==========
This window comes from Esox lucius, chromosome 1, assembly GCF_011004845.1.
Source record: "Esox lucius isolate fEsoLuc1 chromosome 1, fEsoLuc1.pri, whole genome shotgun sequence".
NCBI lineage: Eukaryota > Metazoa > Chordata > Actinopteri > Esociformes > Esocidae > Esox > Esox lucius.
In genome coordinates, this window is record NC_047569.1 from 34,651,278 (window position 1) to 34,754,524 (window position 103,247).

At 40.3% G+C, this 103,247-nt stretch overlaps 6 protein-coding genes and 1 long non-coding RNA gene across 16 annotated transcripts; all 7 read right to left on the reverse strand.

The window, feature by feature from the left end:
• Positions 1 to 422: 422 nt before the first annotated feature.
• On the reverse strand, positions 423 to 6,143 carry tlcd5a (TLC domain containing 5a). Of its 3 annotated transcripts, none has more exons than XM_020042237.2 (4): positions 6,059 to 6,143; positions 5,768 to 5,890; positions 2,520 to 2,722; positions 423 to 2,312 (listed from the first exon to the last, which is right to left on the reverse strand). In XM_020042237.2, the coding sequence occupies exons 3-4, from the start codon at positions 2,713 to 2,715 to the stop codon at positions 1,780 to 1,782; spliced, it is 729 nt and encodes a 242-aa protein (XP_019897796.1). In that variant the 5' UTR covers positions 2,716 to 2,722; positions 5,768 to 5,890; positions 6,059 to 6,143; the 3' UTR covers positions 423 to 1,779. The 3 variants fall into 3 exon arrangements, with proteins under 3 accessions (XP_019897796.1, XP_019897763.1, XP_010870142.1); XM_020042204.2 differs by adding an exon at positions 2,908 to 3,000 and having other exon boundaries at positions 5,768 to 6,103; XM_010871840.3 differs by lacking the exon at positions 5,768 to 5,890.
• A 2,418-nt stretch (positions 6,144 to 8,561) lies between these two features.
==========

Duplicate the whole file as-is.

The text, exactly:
This window comes from Esox lucius, chromosome 1, assembly GCF_011004845.1.
Source record: "Esox lucius isolate fEsoLuc1 chromosome 1, fEsoLuc1.pri, whole genome shotgun sequence".
NCBI lineage: Eukaryota > Metazoa > Chordata > Actinopteri > Esociformes > Esocidae > Esox > Esox lucius.
In genome coordinates, this window is record NC_047569.1 from 34,651,278 (window position 1) to 34,754,524 (window position 103,247).

At 40.3% G+C, this 103,247-nt stretch overlaps 6 protein-coding genes and 1 long non-coding RNA gene across 16 annotated transcripts; all 7 read right to left on the reverse strand.

The window, feature by feature from the left end:
• Positions 1 to 422: 422 nt before the first annotated feature.
• On the reverse strand, positions 423 to 6,143 carry tlcd5a (TLC domain containing 5a). Of its 3 annotated transcripts, none has more exons than XM_020042237.2 (4): positions 6,059 to 6,143; positions 5,768 to 5,890; positions 2,520 to 2,722; positions 423 to 2,312 (listed from the first exon to the last, which is right to left on the reverse strand). In XM_020042237.2, the coding sequence occupies exons 3-4, from the start codon at positions 2,713 to 2,715 to the stop codon at positions 1,780 to 1,782; spliced, it is 729 nt and encodes a 242-aa protein (XP_019897796.1). In that variant the 5' UTR covers positions 2,716 to 2,722; positions 5,768 to 5,890; positions 6,059 to 6,143; the 3' UTR covers positions 423 to 1,779. The 3 variants fall into 3 exon arrangements, with proteins under 3 accessions (XP_019897796.1, XP_019897763.1, XP_010870142.1); XM_020042204.2 differs by adding an exon at positions 2,908 to 3,000 and having other exon boundaries at positions 5,768 to 6,103; XM_010871840.3 differs by lacking the exon at positions 5,768 to 5,890.
• A 2,418-nt stretch (positions 6,144 to 8,561) lies between these two features.